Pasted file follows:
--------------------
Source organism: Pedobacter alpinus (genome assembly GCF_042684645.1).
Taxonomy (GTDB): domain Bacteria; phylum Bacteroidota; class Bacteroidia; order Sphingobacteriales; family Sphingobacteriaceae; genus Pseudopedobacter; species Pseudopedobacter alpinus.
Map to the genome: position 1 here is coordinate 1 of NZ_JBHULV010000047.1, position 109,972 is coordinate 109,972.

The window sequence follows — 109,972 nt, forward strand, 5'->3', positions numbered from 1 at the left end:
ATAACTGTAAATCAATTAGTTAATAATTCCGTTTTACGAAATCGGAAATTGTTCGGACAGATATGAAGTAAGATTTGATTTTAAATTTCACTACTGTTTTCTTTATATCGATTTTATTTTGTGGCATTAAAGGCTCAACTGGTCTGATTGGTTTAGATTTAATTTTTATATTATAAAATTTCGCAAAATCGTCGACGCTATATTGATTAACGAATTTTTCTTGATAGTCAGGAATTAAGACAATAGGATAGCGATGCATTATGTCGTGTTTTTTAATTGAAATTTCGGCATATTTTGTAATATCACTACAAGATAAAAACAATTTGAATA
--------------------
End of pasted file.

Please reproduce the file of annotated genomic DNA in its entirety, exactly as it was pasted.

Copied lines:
Source organism: Pedobacter alpinus (genome assembly GCF_042684645.1).
Taxonomy (GTDB): domain Bacteria; phylum Bacteroidota; class Bacteroidia; order Sphingobacteriales; family Sphingobacteriaceae; genus Pseudopedobacter; species Pseudopedobacter alpinus.
Map to the genome: position 1 here is coordinate 1 of NZ_JBHULV010000047.1, position 109,972 is coordinate 109,972.

The window sequence follows — 109,972 nt, forward strand, 5'->3', positions numbered from 1 at the left end:
ATAACTGTAAATCAATTAGTTAATAATTCCGTTTTACGAAATCGGAAATTGTTCGGACAGATATGAAGTAAGATTTGATTTTAAATTTCACTACTGTTTTCTTTATATCGATTTTATTTTGTGGCATTAAAGGCTCAACTGGTCTGATTGGTTTAGATTTAATTTTTATATTATAAAATTTCGCAAAATCGTCGACGCTATATTGATTAACGAATTTTTCTTGATAGTCAGGAATTAAGACAATAGGATAGCGATGCATTATGTCGTGTTTTTTAATTGAAATTTCGGCATATTTTGTAATATCACTACAAGATAAAAACAATTTGAATA